Aboriginal and Torres Strait Islander peoples live about 10 years less than non-Indigenous Australians. Since 2006, the ‘closing the gap’ campaign has been pursued in collaboration between government and health, welfare and rights agencies to try and close the health and life expectancy gap within a generation. The health disadvantages experienced by Indigenous Australians are shaped by history and the broader social and economic conditions in which they live; progress has been slow and mixed. This book evaluates the progress made towards closing the gap. How can Indigenous outcomes be improved across a range of key social and economic determinants of health and wellbeing?
Chapter 1: Health status of indigenous Australians
Chapter 2: Closing the gap in indigenous Health
Worksheets and activities; Fast facts; Glossary; Web links; Index
Child sexual abuse occurs when an adult, adolescent or child uses their power or authority to involve a child in sexual activity. Child sexual abuse can cause significant physical and emotional harm to a child, which lasts into adulthood. Female and male survivors of child sexual abuse are increasingly speaking out about their traumatic experiences and the betrayal of trust by offenders. What are the myths and misunderstandings about child sexual abuse? What forms does it take? What are the behavioural signs to look out for in children and... More info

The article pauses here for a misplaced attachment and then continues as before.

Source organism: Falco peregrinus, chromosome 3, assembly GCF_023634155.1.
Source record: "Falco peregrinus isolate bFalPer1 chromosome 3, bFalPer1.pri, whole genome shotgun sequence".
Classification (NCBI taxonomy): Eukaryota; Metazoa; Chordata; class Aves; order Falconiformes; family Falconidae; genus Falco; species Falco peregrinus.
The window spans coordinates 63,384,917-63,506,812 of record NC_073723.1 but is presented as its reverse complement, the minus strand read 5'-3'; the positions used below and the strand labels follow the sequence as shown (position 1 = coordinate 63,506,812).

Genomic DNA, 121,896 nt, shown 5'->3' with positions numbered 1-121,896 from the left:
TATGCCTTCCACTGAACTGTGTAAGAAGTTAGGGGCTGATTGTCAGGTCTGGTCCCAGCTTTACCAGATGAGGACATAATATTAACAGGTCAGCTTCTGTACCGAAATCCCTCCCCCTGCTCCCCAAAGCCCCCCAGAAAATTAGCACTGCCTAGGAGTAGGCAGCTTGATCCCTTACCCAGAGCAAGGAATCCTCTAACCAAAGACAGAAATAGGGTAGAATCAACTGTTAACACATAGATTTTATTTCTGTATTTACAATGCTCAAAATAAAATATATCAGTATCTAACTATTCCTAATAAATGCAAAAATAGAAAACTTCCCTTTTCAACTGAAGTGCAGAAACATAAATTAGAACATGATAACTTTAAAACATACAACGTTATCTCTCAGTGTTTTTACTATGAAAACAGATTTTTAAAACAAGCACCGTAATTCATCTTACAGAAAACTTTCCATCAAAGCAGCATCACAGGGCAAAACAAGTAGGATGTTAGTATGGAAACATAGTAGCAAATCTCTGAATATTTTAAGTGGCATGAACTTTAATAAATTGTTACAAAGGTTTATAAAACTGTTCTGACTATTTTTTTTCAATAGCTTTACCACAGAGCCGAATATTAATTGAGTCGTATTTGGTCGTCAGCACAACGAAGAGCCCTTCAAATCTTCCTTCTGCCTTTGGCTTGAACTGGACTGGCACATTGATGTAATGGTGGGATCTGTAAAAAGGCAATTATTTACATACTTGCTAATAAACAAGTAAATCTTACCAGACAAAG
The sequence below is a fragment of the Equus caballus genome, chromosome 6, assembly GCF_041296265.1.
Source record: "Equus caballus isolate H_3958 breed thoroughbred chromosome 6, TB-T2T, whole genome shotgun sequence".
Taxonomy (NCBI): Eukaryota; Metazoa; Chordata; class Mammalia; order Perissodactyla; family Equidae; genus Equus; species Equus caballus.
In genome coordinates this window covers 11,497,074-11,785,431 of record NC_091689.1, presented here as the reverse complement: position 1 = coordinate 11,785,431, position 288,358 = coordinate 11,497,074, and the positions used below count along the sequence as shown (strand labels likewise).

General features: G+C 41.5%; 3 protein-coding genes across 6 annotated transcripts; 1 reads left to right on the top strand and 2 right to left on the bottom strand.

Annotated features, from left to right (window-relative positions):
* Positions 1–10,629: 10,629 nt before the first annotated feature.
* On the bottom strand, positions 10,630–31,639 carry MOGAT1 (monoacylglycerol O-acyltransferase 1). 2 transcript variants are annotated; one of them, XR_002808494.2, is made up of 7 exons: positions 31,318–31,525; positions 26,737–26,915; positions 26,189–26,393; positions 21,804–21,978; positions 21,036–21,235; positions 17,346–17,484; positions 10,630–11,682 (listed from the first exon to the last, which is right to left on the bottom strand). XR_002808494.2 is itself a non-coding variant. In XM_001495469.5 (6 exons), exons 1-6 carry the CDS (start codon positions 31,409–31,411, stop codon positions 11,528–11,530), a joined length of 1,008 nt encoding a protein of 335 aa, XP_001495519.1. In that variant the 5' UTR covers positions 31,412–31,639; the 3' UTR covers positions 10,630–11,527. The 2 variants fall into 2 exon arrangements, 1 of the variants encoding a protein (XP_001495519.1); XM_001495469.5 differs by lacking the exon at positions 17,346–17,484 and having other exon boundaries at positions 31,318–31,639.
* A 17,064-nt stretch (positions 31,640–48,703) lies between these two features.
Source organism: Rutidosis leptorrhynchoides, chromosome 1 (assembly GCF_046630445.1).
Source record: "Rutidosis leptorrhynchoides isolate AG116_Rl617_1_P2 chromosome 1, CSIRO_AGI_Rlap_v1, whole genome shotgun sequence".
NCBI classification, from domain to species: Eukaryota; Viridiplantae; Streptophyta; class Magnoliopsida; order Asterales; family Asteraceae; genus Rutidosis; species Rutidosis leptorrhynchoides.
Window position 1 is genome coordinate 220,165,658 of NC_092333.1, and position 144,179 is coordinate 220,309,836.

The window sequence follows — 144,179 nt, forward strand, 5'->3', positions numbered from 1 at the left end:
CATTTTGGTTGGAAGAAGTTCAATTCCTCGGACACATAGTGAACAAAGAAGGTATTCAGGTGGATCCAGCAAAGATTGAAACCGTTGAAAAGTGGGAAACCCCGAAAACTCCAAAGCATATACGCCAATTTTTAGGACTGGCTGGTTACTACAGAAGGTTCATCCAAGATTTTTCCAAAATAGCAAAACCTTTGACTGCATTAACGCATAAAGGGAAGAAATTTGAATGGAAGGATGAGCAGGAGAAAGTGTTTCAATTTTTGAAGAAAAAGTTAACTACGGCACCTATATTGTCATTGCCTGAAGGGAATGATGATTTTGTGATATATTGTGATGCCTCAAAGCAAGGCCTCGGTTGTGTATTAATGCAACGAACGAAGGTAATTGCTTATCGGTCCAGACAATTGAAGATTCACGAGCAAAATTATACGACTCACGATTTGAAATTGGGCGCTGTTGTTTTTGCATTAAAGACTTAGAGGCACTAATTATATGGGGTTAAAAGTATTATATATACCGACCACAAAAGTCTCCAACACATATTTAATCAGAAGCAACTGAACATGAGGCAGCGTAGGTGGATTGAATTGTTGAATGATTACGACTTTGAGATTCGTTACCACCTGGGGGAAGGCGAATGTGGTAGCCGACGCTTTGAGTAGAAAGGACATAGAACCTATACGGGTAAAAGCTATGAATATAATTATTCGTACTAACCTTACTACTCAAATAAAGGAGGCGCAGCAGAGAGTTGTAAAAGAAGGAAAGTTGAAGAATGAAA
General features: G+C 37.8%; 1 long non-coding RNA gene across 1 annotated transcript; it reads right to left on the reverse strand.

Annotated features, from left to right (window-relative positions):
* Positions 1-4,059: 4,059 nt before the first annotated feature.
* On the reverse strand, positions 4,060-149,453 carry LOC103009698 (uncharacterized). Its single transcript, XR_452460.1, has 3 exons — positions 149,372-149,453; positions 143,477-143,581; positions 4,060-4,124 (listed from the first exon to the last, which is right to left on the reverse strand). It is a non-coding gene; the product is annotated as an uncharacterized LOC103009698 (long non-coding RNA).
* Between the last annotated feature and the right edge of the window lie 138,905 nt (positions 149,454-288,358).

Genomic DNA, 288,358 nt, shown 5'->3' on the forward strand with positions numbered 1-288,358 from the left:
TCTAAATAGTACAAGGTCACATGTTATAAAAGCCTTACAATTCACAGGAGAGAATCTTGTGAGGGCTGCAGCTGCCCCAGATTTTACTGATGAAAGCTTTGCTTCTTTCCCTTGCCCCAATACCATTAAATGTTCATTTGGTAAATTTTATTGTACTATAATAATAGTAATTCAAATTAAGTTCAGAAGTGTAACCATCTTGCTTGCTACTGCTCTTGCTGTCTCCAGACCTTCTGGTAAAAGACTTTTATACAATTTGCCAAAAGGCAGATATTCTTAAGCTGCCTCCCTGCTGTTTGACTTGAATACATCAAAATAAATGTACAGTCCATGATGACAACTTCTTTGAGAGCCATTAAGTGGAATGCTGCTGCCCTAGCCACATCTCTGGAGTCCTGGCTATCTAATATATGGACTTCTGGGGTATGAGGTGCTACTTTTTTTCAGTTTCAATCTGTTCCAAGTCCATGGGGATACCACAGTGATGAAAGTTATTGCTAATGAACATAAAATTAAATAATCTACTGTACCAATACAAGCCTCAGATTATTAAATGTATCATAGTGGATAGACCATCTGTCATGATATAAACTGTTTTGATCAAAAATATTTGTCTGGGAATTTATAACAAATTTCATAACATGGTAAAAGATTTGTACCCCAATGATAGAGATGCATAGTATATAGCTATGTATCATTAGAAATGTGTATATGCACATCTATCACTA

There is still much to be done to close the gap between Aboriginal and Torres Strait Islanders and the rest of the population in terms of social and economic development, culture, land, education, health, justice and human rights. This book looks at the progress of key rights issues confronting Australia’s indigenous peoples, including historical civil rights milestones; land rights and native title; Reconciliation and the apology to the Stolen Generations; indigenous governance and self-determination; and constitutional recognition. Indigenous Rights also examines the government policy aimed at closing the gap in health... More info
There are many types of behaviours that are considered to be deliberate self-harm (or self-injury), and young people harm themselves for different reasons. Non-fatal, self-injuring behaviours such as self-cutting, self-poisoning, self-burning and even attempted suicide are common but often hidden responses to emotional pain, and are attempts to relieve, control or express distressing feelings. Research suggests that 6-7% of young Australians aged 15-24 harm themselves in any given year, and over 12% report having self-harmed at some point in their life. This title explores the prevalence of self-harm, identifies the... More info